Butylene Glycol and Propylene Glycol – Petroleum Based Ingredient in your Personal Care Products
The products pictured above are examples of products containing toxic ingredients like butylene glycol and propylene glycol.
Note: manufacturers that you thought you could trust:
Uses chemicals that easily penetrate and weaken the protein and cellular structure of the skin.
Butylene Glycol, Dimethicone, Nylon-12, Dimethicone Crosspolymer, Cetearyl Methicone, Ammonium Acryloyldimethyltaurate/VP Copolymer, Carbomer, Sodium Phytate, Ethylhexylglycerin, Sorbitan Laurate, Dehydroacetic Acid, Hydroxyethylcellulose, Acetyl Dipeptide-1 Cetyl Ester etc.
doTerra’s Hydrating Cream has toxic ingredients!
- Shaklee Youth
Arbonne Makeup Primer has toxic ingredients
Arbonne Makeup Primer #7825
- Australian Dream
- Advanced Clinicals
The focus of this post is on Butylene Glycol and what I learned from various sources.
Hot selling 1,3 butylene Glycol, 1,3-Butane diol is not natural.
- About BUTYLENE GLYCOL: Butylene glycol (1.3-Butanediol) is a small organic alcohol used as solvent and conditioning agent.
- HIGH concerns: Irritation (skin, eyes, or lungs)
- Synonym(s): 1,3-BUTANEDIOL; 1,3-BUTYLENE GLYCOL; 1,3-DIHYDROXYBUTANE; 1,3BUTANEDIOL; 3-HYDROXY-1-BUTANOL; ACEROLA EXTRACT BG-25; BUTANE-1,3-DIOL; DIOSCOREA COMPOSITA EXTRACT BG; PHYTO COLLAGE BD-II; QUILLAJA EXTRACT BG; ROSE APPLE LEAF EXTRACT BG-30
Naturally Savvy Petroleum in Cosmetics and Health Care Products
- “You can expect to find petroleum and petroleum byproducts in everything from shampoos and conditioners to anti-aging creams, body lotions, mascaras, perfumes, lipsticks, lip balms, foundations, hair relaxers, conditioners, eye shadows, and nail polishes. Often petroleum is listed on the label under cleverly disguised names, such as mineral oil or words ending in “eth,” which indicates it required a petrochemical to produce it.”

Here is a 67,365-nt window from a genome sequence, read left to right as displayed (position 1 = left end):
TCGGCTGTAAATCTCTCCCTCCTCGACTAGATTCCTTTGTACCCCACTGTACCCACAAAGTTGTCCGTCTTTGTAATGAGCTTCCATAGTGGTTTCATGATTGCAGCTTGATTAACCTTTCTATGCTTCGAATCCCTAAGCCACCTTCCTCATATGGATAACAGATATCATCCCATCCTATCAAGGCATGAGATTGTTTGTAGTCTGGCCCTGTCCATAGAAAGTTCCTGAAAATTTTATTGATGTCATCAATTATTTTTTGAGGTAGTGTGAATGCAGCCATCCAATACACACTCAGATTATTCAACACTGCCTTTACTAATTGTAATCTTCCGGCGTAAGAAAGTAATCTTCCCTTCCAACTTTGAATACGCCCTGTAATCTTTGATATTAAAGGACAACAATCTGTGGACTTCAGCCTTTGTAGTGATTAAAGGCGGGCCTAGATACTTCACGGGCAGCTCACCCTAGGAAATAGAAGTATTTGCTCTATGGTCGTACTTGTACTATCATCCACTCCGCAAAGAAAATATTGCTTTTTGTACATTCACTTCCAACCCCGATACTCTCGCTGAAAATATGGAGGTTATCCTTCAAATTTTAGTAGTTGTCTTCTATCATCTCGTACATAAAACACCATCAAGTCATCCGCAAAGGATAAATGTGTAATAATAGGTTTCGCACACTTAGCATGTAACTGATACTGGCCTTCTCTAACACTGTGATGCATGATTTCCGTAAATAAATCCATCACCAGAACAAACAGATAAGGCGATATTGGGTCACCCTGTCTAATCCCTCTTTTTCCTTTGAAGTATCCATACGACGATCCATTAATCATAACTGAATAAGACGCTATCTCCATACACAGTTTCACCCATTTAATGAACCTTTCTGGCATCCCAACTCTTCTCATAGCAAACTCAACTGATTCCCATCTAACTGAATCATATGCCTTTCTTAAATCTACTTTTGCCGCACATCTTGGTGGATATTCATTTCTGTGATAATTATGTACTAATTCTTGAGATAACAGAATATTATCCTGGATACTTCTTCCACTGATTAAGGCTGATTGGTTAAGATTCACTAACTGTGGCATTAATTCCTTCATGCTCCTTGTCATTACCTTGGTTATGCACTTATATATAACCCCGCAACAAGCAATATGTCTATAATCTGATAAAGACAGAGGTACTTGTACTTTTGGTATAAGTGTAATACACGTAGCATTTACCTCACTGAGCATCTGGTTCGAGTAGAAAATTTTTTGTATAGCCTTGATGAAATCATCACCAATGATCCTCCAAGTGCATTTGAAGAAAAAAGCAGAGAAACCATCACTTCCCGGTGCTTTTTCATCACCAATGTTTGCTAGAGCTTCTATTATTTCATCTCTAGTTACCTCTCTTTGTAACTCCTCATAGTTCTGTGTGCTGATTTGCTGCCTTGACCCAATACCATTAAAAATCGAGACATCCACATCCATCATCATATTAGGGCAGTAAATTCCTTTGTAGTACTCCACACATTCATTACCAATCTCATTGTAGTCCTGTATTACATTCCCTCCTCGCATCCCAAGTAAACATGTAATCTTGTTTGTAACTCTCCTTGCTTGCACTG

Ann Marie Gianni
- Petroleum based (while BG MAY be derived from plants, this is not what typically happens)
- “In addition, since this ingredient is in so many of the products we apply on our skin every day, the concern is that over time, our exposure may be adding up to something that could be potentially harmful to the health of the skin and body. So far, however, scientific studies have shown no harmful effects from the ingredient at current levels and exposures.”
- “Propylene glycol and butylene glycol easily penetrate skin and weaken protein and cellular structure. Surely this is not a result anyone would desire. The goal of skincare should be to nourish, repair, rebuild and refresh cells, especially the vital protein chains that power them.”
The Derm Review
- “Several studies suggest that this ingredient can cause a rash around the eyes and other forms of irritation in individuals with sensitive skin. Further, it may even cause irritation of the respiratory passages if it is accidentally inhaled from products like hair spray or skin mist sprayers.”
- It is cheap. May be coming in from China by the metric ton.
- It is one of the more mild glycols.
- It may not harm in small doses (but that doesn’t make it good for the skin in the same way Doritos can be eaten but they are not good for you).
- It forms a barrier so that cosmetics don’t dry out.
- It helps stabilize volatile compounds such as artificial fragrances in cosmetic formulations and to retards the loss of aroma.
We do not have to buy the lies and marketing spin that lead us to believe that Butylene Glycol is somehow desired and beneficial.
It is a cheap chemical that only benefits the manufacturer, not you.
Better options exist.
Explore the skin care and personal care line from Young Living.
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